This chapter compares the contemporaneous efforts by champions of distinct
historical enterprises to demonstrate that they could create and sustain
professional scholars worthy of the mantle of the Romantic man of letters.
It compares the idealized personae created by Professor J. Franklin Jameson
to those created by competing factions within the for-profit research
company that produced what became the Bancroft Library at the University of
California, Berkeley. It demonstrates that Jameson and representatives from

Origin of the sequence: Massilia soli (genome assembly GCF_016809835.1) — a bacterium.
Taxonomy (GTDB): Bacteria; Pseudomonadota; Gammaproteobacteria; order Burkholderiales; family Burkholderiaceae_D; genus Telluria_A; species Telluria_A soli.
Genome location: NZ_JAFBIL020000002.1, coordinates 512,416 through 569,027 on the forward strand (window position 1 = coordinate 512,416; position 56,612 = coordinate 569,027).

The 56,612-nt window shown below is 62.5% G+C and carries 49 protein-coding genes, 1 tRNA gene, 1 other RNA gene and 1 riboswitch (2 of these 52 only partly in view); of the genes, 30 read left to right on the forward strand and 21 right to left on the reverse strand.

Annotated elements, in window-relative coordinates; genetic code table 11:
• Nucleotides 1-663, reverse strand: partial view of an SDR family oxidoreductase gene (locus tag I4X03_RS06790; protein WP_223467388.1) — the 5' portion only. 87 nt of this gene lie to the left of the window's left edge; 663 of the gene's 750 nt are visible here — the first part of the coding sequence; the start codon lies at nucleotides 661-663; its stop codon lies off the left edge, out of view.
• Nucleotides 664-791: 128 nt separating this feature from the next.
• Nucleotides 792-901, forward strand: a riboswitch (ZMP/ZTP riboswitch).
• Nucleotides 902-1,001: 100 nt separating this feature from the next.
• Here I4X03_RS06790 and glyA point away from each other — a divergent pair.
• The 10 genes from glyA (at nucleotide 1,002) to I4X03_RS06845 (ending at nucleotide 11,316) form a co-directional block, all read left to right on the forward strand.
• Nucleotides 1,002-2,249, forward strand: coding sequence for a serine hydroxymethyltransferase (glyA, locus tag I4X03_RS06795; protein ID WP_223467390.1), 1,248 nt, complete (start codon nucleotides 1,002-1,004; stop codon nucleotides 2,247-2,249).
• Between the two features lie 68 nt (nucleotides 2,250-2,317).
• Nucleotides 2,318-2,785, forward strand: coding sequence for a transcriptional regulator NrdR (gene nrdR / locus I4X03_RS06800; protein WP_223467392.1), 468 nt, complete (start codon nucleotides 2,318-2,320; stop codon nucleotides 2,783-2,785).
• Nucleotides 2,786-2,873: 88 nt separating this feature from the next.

Bancroft’s History Company all claimed that their enterprises could
synthesize and sustain genius, calling to mind the heroic man of letters who
could believably promise to meet the onerous expectations of the archival
turn. Just as importantly, this chapter examines what we stand to gain and
to lose in different permutations of the ‘scholarly persona’ by
experimenting with the results produced by aligning different traits with
scholarly personae while reducing others to supporting structures like
templates or repertoires.